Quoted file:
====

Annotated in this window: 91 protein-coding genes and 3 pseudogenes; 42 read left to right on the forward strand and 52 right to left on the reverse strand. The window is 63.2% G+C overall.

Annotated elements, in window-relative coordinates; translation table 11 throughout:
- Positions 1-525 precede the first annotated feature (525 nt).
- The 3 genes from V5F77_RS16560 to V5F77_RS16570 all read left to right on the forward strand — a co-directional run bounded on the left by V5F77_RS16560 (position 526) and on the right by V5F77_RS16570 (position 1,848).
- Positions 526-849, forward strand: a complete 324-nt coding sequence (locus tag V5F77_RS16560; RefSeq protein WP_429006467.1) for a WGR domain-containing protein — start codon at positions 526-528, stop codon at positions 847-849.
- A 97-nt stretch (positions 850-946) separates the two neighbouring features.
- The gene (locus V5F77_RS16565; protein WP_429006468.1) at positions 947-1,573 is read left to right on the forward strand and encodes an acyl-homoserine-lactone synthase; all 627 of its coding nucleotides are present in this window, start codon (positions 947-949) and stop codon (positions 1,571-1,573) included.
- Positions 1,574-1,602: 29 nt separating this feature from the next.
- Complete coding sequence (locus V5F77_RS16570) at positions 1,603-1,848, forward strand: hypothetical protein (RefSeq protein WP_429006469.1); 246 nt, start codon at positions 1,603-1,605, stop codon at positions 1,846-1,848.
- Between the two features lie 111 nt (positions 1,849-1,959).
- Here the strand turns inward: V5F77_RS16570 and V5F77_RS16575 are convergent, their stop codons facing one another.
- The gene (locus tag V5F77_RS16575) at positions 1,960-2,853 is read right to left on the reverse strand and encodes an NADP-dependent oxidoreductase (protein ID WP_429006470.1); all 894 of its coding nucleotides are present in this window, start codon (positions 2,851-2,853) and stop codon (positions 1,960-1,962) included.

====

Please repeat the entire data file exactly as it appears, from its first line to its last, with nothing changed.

Annotated in this window: 91 protein-coding genes and 3 pseudogenes; 42 read left to right on the forward strand and 52 right to left on the reverse strand. The window is 63.2% G+C overall.

Annotated elements, in window-relative coordinates; translation table 11 throughout:
- Positions 1-525 precede the first annotated feature (525 nt).
- The 3 genes from V5F77_RS16560 to V5F77_RS16570 all read left to right on the forward strand — a co-directional run bounded on the left by V5F77_RS16560 (position 526) and on the right by V5F77_RS16570 (position 1,848).
- Positions 526-849, forward strand: a complete 324-nt coding sequence (locus tag V5F77_RS16560; RefSeq protein WP_429006467.1) for a WGR domain-containing protein — start codon at positions 526-528, stop codon at positions 847-849.
- A 97-nt stretch (positions 850-946) separates the two neighbouring features.
- The gene (locus V5F77_RS16565; protein WP_429006468.1) at positions 947-1,573 is read left to right on the forward strand and encodes an acyl-homoserine-lactone synthase; all 627 of its coding nucleotides are present in this window, start codon (positions 947-949) and stop codon (positions 1,571-1,573) included.
- Positions 1,574-1,602: 29 nt separating this feature from the next.
- Complete coding sequence (locus V5F77_RS16570) at positions 1,603-1,848, forward strand: hypothetical protein (RefSeq protein WP_429006469.1); 246 nt, start codon at positions 1,603-1,605, stop codon at positions 1,846-1,848.
- Between the two features lie 111 nt (positions 1,849-1,959).
- Here the strand turns inward: V5F77_RS16570 and V5F77_RS16575 are convergent, their stop codons facing one another.
- The gene (locus tag V5F77_RS16575) at positions 1,960-2,853 is read right to left on the reverse strand and encodes an NADP-dependent oxidoreductase (protein ID WP_429006470.1); all 894 of its coding nucleotides are present in this window, start codon (positions 2,851-2,853) and stop codon (positions 1,960-1,962) included.